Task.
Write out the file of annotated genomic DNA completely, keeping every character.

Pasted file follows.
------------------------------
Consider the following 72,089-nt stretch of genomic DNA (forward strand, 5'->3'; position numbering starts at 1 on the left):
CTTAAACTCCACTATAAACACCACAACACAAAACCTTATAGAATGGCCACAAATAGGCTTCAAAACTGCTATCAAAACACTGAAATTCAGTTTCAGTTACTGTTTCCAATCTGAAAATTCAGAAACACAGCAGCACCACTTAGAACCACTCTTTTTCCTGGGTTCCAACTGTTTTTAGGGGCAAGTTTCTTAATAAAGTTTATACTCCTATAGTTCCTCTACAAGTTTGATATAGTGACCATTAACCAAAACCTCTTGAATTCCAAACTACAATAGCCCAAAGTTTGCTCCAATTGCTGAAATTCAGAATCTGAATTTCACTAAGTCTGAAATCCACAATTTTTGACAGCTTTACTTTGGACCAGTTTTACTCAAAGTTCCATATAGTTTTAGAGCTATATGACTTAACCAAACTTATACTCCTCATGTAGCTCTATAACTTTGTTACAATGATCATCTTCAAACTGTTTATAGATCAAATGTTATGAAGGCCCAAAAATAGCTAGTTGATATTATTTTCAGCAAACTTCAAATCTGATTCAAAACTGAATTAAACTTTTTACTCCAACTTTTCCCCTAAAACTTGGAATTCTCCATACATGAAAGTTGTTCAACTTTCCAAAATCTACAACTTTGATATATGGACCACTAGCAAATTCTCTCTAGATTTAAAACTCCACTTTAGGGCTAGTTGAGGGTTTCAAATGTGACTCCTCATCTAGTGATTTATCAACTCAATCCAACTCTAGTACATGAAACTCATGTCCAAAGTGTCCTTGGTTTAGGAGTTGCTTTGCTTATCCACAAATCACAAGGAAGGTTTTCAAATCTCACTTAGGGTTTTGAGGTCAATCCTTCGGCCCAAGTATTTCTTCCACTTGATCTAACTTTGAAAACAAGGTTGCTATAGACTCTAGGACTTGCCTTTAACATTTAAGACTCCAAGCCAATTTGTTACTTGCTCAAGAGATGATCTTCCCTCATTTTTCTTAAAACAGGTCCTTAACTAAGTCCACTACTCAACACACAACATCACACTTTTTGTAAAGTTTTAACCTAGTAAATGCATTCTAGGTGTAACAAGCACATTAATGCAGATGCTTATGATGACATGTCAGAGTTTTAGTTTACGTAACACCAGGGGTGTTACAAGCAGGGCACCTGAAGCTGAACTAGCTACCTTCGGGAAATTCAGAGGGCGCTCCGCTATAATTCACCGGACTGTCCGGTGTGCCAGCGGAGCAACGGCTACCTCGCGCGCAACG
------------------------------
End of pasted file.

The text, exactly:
Consider the following 72,089-nt stretch of genomic DNA (forward strand, 5'->3'; position numbering starts at 1 on the left):
CTTAAACTCCACTATAAACACCACAACACAAAACCTTATAGAATGGCCACAAATAGGCTTCAAAACTGCTATCAAAACACTGAAATTCAGTTTCAGTTACTGTTTCCAATCTGAAAATTCAGAAACACAGCAGCACCACTTAGAACCACTCTTTTTCCTGGGTTCCAACTGTTTTTAGGGGCAAGTTTCTTAATAAAGTTTATACTCCTATAGTTCCTCTACAAGTTTGATATAGTGACCATTAACCAAAACCTCTTGAATTCCAAACTACAATAGCCCAAAGTTTGCTCCAATTGCTGAAATTCAGAATCTGAATTTCACTAAGTCTGAAATCCACAATTTTTGACAGCTTTACTTTGGACCAGTTTTACTCAAAGTTCCATATAGTTTTAGAGCTATATGACTTAACCAAACTTATACTCCTCATGTAGCTCTATAACTTTGTTACAATGATCATCTTCAAACTGTTTATAGATCAAATGTTATGAAGGCCCAAAAATAGCTAGTTGATATTATTTTCAGCAAACTTCAAATCTGATTCAAAACTGAATTAAACTTTTTACTCCAACTTTTCCCCTAAAACTTGGAATTCTCCATACATGAAAGTTGTTCAACTTTCCAAAATCTACAACTTTGATATATGGACCACTAGCAAATTCTCTCTAGATTTAAAACTCCACTTTAGGGCTAGTTGAGGGTTTCAAATGTGACTCCTCATCTAGTGATTTATCAACTCAATCCAACTCTAGTACATGAAACTCATGTCCAAAGTGTCCTTGGTTTAGGAGTTGCTTTGCTTATCCACAAATCACAAGGAAGGTTTTCAAATCTCACTTAGGGTTTTGAGGTCAATCCTTCGGCCCAAGTATTTCTTCCACTTGATCTAACTTTGAAAACAAGGTTGCTATAGACTCTAGGACTTGCCTTTAACATTTAAGACTCCAAGCCAATTTGTTACTTGCTCAAGAGATGATCTTCCCTCATTTTTCTTAAAACAGGTCCTTAACTAAGTCCACTACTCAACACACAACATCACACTTTTTGTAAAGTTTTAACCTAGTAAATGCATTCTAGGTGTAACAAGCACATTAATGCAGATGCTTATGATGACATGTCAGAGTTTTAGTTTACGTAACACCAGGGGTGTTACAAGCAGGGCACCTGAAGCTGAACTAGCTACCTTCGGGAAATTCAGAGGGCGCTCCGCTATAATTCACCGGACTGTCCGGTGTGCCAGCGGAGCAACGGCTACCTCGCGCGCAACG